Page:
How to use a new monitor with an old Mac

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While Mac 911 receives a lot of email about connecting Apple’s old series of displays to new Thunderbolt 3 Macs via USB-C connections, it’s also possible to go the other direction: connect a new “USB-C” monitor to older Macs—so long as the monitor has multiple video ports. (We published a large FAQ on what you need to connect old displays to newer Macs.)

Many display makers advertise their newer monitors as “USB-C” models. And there’s no backwards compatibility from USB-C, whether that port offers Thunderbolt 3 or just USB, video, networking, and power. No manufacturers have created docks for Thunderbolt 2 that allow a USB-C connection. I’m not sure it’s even possible, but there’s simply not enough of a market for it if it were.

You can purchase USB-C to Mini DisplayPort adapters, but they don’t work in reverse: the host computer has to possess a USB-C controller on its motherboard to bundle the signal correctly from USB-C outward; a display adapter just accepts a signal wrapped in the right format and decodes it.

However, read the specs on a “USB-C” monitor, and you typically find that it also includes DisplayPort (full-sized) and HDMI. For instance, the 1080p 24-inch and 27-inch Dell monitors, P2419HC and P2719HC, include USB-C, DisplayPort, and HDMI.

Because these standards incorporate backwards compatibility, you just need to find a way to connect a Mac with Mini DisplayPort or Thunderbolt 2 to a DisplayPort or HDMI connection. (Find the specs for your Mac on the video dimensions it can output, however, to avoid the disappointment of spending the money on a monitor that you have to run at lower resolution than its maximum.)

Mini DisplayPort and Thunderbolt 2 have the same connector type, but are different standards. That’s a problem when you try to connect a Thunderbolt 2 hard drive to an older Mac that only has a Mini DisplayPort connection. It won’t work. (A rectangle with a vertical bar on each side indicates Mini DisplayPort, while a Lightning bolt signifies Thunderbolt 2.)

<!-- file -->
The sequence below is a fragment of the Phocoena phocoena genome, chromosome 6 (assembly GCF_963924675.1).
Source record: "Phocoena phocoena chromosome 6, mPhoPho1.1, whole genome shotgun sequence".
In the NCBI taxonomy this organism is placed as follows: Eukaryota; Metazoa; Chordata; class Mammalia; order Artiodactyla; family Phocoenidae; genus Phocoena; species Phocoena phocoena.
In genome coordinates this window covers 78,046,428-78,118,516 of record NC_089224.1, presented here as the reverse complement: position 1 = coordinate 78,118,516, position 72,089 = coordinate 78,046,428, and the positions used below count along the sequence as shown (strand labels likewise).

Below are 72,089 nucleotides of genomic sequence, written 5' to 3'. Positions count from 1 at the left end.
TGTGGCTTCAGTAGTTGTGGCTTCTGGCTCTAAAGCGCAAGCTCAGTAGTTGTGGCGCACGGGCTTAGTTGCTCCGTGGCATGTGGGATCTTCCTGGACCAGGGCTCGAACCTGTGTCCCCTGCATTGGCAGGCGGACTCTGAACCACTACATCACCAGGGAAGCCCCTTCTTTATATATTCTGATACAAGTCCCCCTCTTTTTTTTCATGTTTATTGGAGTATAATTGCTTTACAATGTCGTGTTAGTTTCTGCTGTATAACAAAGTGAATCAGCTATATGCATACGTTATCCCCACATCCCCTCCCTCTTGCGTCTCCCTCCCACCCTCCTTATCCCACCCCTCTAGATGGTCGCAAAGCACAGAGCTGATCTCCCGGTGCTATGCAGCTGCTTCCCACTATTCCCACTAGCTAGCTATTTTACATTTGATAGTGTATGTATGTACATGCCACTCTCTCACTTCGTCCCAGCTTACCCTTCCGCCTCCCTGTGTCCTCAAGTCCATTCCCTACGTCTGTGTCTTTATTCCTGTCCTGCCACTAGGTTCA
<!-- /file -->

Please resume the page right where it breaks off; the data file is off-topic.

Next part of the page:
However, if you plug a cable directly into an Apple Thunderbolt 2 port, it can be used to drive Mini DisplayPort-equipped monitors, as Apple notes on its lengthy ports page, a useful read for anyone trying to figure out compatibility across generations of Macs.

Mini DisplayPort-to-DisplayPort adapter and cables remain readily available. You can purchase something like the AmazonBasics cable ($ 10.99 for the six-foot version) to plug into a monitor jack. If the monitor has integral DisplayPort cable or you want to more easily swap a DisplayPort cable among devices, you can opt instead for a Benfei adapter ($ 9.59), which plugs into a Mini DisplayPort jack and offers a female DisplayPort connection.

If you want to use an HDMI connection instead or only have an HDMI port available or free on your monitor, a Mini DisplayPort-to-HDMI cable is also inexpensive. An AmazonBasics six-foot cable is just $ 10.47.

This Mac 911 article is in response to a question submitted by Macworld reader Faisel.

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We’ve compiled a list of the questions we get asked most frequently along with answers and links to columns: read our super FAQ to see if your question is covered. If not, we’re always looking for new problems to solve! Email yours to mac911@macworld.com including screen captures as appropriate, and whether you want your full name used. Not every question will be answered, we don’t reply to email, and we cannot provide direct troubleshooting advice.

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